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Vessel Structure of Gnetum and the Origin of Angiosperms

A. F. Muhammad and R. Sattler
American Journal of Botany
Vol. 69, No. 6 (Jul., 1982), pp. 1004-1021
Stable URL: http://www.jstor.org/stable/2442898
Page Count: 18
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Vessel Structure of Gnetum and the Origin of Angiosperms
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Abstract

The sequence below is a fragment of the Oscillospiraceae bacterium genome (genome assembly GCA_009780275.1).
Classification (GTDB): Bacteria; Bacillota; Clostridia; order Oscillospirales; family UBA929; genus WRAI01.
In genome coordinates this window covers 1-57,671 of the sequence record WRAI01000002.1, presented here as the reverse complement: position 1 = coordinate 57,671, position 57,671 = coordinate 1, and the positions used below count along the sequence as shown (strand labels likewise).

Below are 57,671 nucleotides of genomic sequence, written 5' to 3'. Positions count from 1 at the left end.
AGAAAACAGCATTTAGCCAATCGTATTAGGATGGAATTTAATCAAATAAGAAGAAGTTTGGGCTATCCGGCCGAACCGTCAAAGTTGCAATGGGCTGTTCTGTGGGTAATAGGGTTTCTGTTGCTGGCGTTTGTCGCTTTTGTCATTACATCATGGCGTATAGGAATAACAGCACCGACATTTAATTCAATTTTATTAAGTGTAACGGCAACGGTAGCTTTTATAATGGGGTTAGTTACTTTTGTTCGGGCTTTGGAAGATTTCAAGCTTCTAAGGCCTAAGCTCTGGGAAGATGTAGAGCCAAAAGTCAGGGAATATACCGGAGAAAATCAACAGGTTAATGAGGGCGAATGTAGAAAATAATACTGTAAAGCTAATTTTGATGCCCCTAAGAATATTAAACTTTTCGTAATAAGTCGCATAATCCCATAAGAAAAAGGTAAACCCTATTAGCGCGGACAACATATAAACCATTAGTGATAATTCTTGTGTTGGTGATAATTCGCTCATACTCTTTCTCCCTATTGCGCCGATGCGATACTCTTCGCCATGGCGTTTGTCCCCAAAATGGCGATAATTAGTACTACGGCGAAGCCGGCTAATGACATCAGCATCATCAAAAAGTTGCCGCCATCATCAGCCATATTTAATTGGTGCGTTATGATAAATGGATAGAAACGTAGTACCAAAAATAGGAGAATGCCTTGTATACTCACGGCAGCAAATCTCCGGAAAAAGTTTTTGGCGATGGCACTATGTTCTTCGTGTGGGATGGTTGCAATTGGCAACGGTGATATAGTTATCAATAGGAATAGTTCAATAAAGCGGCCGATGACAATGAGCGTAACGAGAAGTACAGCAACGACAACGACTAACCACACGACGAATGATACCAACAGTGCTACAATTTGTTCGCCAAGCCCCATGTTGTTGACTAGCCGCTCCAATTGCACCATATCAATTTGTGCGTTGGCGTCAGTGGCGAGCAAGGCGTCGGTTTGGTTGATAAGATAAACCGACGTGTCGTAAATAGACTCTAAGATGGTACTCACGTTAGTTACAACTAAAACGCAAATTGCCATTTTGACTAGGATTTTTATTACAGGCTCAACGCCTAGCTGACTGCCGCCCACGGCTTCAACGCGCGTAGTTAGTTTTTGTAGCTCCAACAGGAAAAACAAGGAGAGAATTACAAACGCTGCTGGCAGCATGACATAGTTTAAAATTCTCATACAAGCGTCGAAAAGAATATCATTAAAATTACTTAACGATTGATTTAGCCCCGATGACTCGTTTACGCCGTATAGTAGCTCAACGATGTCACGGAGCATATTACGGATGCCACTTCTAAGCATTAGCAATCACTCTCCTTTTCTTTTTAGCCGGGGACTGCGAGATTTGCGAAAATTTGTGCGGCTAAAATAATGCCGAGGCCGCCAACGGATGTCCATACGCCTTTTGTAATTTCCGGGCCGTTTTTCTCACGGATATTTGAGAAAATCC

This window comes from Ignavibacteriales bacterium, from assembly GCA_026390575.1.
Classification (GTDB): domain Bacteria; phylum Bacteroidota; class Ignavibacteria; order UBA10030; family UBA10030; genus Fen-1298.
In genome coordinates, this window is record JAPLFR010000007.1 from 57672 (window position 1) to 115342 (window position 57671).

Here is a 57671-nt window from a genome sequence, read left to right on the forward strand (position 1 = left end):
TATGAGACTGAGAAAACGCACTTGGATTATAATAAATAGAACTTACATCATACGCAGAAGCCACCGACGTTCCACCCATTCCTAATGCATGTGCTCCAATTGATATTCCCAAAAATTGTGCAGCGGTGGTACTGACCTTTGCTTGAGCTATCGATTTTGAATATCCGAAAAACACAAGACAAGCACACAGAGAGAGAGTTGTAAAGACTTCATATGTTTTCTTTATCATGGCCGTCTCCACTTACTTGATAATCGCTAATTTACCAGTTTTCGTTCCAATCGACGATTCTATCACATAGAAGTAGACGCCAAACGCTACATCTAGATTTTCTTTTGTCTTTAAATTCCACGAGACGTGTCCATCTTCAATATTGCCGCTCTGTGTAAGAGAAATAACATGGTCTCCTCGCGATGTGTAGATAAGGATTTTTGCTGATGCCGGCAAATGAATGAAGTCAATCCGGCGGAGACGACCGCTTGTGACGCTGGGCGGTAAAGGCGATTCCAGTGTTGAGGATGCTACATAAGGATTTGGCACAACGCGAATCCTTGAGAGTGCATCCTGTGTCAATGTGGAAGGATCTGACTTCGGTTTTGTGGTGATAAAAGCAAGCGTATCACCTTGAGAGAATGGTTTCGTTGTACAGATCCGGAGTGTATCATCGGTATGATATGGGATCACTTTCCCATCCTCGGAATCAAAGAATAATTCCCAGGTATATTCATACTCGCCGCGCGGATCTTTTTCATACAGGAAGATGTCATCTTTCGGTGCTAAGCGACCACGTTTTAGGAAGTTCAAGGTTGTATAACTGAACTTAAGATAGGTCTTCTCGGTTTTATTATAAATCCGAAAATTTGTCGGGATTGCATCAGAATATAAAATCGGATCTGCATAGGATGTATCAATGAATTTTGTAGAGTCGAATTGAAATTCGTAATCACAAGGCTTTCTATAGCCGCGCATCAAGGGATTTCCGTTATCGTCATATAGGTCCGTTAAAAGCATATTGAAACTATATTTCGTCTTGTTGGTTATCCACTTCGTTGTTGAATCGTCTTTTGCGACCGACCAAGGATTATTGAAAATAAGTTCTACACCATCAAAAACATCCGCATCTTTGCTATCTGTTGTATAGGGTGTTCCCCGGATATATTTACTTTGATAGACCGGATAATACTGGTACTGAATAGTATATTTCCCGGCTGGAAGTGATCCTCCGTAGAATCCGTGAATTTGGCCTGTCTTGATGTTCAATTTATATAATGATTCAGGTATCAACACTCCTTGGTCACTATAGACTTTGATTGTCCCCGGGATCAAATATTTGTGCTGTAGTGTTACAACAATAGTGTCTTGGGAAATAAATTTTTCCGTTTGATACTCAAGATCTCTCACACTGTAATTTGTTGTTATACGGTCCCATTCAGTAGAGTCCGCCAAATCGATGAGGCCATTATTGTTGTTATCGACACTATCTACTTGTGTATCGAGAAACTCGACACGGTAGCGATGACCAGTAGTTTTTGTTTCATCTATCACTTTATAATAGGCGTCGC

Vessel structure of Gnetum gnemon L. and G. montanum Mgf. was investigated by means of light microscopy (brightfield, phase contrast and Nomarski interference optics), and scanning and transmission electron microscopy. The gyres of the first order framework are compound, consisting of three elementary strands (subunits). Pits ranging from slit-shaped to circular are formed either between the elementary strands of one gyre or between adjacent gyres. (Compound gyres are also figured for Alnus and lens-shaped pits in annular-helical elements are demonstrated for Juglans and Salix). In the two species of Gnetum studied, scalariform pits occur in addition to the well known circular pits. Scalariform perforation plates are present besides scalaroid, foraminate, and simple perforation plates as well as intermediates between the above types. These findings invalidate a common argument against the gnetalean origin of angiosperms, namely that pits and perforations of Gnetum are totally unlike those of primitive angiosperms and that therefore Gnetum must be ruled out as a potential ancestor of angiosperms. Variation in vessel structure of Gnetum is so great that it encompasses the typically circular pits of the coniferopsids as well as patterns of pits and perforation plates found in angiosperms. Some photographs of angiospermous taxa are interspersed with those of Gnetum to indicate the striking similarities. The determination of the patterns and shapes of pits and perforations is discussed in terms of four parameters: 1) the ratio of the width of the cell face to the distance between the gyres; 2) the types and distribution of the second order framework; 3) the stretching and distortion of gyres and/or second order framework; and in the case of perforations, 4) the pattern of wall and bar breakdown. Since the first parameter may change continuously, a continuum between circular pits or perforations and scalariform ones may occur. Such a continuum actually exists in Gnetum as well as in angiosperms. Patterns due to the other three of the above parameters are also formed in similar ways in both Gnetum and angiosperms. These similarities may, of course, be interpreted as the result of parallel evolution. However, when one considers the large number of angiospermous features of Gnetum, one is led to ask whether Gnetum may not have been close to the ancestral stock of all or at least some taxa of angiosperms.

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